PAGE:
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Sunday, March 11, 2018

Rainbow Bridge National Monument



It’s hard to top my 2017 Travels with a hike into Havasu Falls / Grand Canyon or The Wave in Escalante National Monument.  This year I have opted for one of the most difficult National Monuments to get to.

Rainbow Bridge National Monument on Lake Powell is unique as most people go to see it by tour boat.  The Colorado River in Page, AZ is held back by the Glen Canyon Dam, forming Lake Powell.

About 50 miles up stream on a tributary from Navajo Mountain, Rainbow Bridge was discovered in 1909.  All the explorers prior had missed it on their expeditions down stream.  



Rumors of a great stone arch finally met the right people and they found Rainbow Bridge.  It’s a Bridge and Arch but a Bridge because it was undercut by water flowing through it.



Rainbow Bridge is exceptionally large and well formed.  It offers a view with over 10,000 foot snow covered Navajo Mountain in the backdrop as you look up stream.



The National Park Service oversees the management of Glen Canyon Resorts and Marina’s where I arrive at 7:30 am for an 8:00 departure.

The boat trip is about 6 hours long and cost me $117.00 after AAA discount, so it’s not cheap.  The other way to go is to rent your own boat and pilot it yourself the 50 some odd miles there and back, or get permits from the Navajo Nation to hike in.  Both come at a cost too.



The boat we were on had an open top and closed bottom.  I opted for the lower knowing how cold it would be on top with 20 knot wind.  

Eventually those with the hardy thoughts came to join the warmer area below but many ended up standing due to seatscalready being taken.



The route up the Colorado River is scenic at every turn.  There is a narration headset that you can listen to information about the buttes and history.



There are plenty of places to enjoy along the way and I can see how having or renting a houseboat on the lake That goes for over 100 miles can be a fun adventure when you consider that there is over a thousand miles of shoreline to explore.



Our boat operator tucked into this arch.  She explained it was popular in the summer sun to stay cool.



We arrived at our destination in about 2.5 hours by boat.  We have 1.5 hours to tour Rainbow Bridge up the approximate 1 mile easy path.



Above is my first glympse of the Arch as I make my way along the trail.



It was a cloudy morning but it brightened significantly before the heavier clouds of the evening and impending rain that is coming.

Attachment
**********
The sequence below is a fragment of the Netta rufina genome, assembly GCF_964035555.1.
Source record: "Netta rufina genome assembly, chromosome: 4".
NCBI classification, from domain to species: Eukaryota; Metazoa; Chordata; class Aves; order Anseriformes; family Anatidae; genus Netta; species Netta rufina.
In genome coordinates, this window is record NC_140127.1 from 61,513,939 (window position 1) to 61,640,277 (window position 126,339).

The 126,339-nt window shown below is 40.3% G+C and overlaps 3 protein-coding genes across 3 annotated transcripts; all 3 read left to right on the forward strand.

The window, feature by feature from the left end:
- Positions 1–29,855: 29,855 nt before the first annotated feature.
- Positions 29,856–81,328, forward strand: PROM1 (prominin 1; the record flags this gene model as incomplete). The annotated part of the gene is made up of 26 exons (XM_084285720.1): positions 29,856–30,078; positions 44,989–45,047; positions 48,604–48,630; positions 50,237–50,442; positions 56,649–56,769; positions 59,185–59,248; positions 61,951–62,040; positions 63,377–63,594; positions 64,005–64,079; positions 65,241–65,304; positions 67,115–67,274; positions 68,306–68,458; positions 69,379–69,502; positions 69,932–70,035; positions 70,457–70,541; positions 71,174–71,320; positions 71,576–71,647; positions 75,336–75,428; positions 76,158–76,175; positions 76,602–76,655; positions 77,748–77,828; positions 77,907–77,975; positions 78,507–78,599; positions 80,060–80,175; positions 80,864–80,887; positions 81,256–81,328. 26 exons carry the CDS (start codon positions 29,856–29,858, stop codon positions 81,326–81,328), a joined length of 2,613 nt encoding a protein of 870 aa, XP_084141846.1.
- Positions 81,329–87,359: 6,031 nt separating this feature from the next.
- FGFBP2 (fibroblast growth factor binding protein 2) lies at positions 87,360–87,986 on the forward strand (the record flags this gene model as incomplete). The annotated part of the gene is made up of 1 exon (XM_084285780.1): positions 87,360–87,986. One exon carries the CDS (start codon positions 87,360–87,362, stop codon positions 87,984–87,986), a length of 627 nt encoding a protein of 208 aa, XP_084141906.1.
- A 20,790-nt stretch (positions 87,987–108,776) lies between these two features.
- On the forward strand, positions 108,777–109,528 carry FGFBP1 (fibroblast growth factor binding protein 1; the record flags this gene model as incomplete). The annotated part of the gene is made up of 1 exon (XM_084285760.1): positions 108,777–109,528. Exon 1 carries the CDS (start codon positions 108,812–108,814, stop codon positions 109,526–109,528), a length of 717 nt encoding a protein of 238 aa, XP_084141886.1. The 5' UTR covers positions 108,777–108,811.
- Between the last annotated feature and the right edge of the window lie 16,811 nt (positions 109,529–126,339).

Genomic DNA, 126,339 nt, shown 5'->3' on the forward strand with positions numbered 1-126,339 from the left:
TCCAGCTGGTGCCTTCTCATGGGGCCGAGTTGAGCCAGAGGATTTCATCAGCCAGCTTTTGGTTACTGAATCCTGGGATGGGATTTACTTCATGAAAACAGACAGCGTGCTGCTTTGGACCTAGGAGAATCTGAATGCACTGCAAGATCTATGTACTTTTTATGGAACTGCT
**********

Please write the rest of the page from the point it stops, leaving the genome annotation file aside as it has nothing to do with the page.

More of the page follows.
I got the reflection of Navajo Mountain in the foreground water.



Being nearly there a zoom in above to Rainbow Bridge gives highlights of the arch against the snow in Navajo Mountain.



The phots facing South picked up the milky sky that was reflecting to wash out the arch at the top.




Contrast the above photo to the one below.  The above picture was shot into the bright sky to the South.  Our guide had us climb around (not ever under) the arch to take more photos.  Not picture below with the sun to my back.




Why not walk under the arch?

The Navajo Nation requests that we respect that they believe that the land under is sacred.  Everyone complied with the signage, and it’s actually easier to use the path than try to make your own trail.



On the back side (South) of the bridge are two plaques to commorate the two native Americans who assisted in finding Rainbow Brodge.



There are many places I still have not seen on my travels but Rainbow Bridge NM is another one that I’ve completed.

Brent

macaloney@hotmail.com

2 comments:

  1. Thanks for sharing, I can't afford it, so seeing it from your point of view was great. Have you been to Natural Bridges National Monument yet? If not, you need to go, and also do some of the hikes to the ruins in The Grand Gulch Primitive Area. Bears Ears is close to there also.

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    1. How interesting to read your comment. I drove to Mexican Hat, UT today and I’ll be heading out to cover those areas that I did not yet visit in Southern UT. This includes Natural Bridges NM and Bears Ears. I will have to check out The Grand Gulch Primative Area, as I’m not aware of it.

      I plan on covering the whole area from the Eastern Glen Canyon from Halls Crossing north by Eastern Escalante/ Southern Capitol Reef - easy to Bears Ears and South to Mexican Hat

      Thanks for the suggestions.

      Brent

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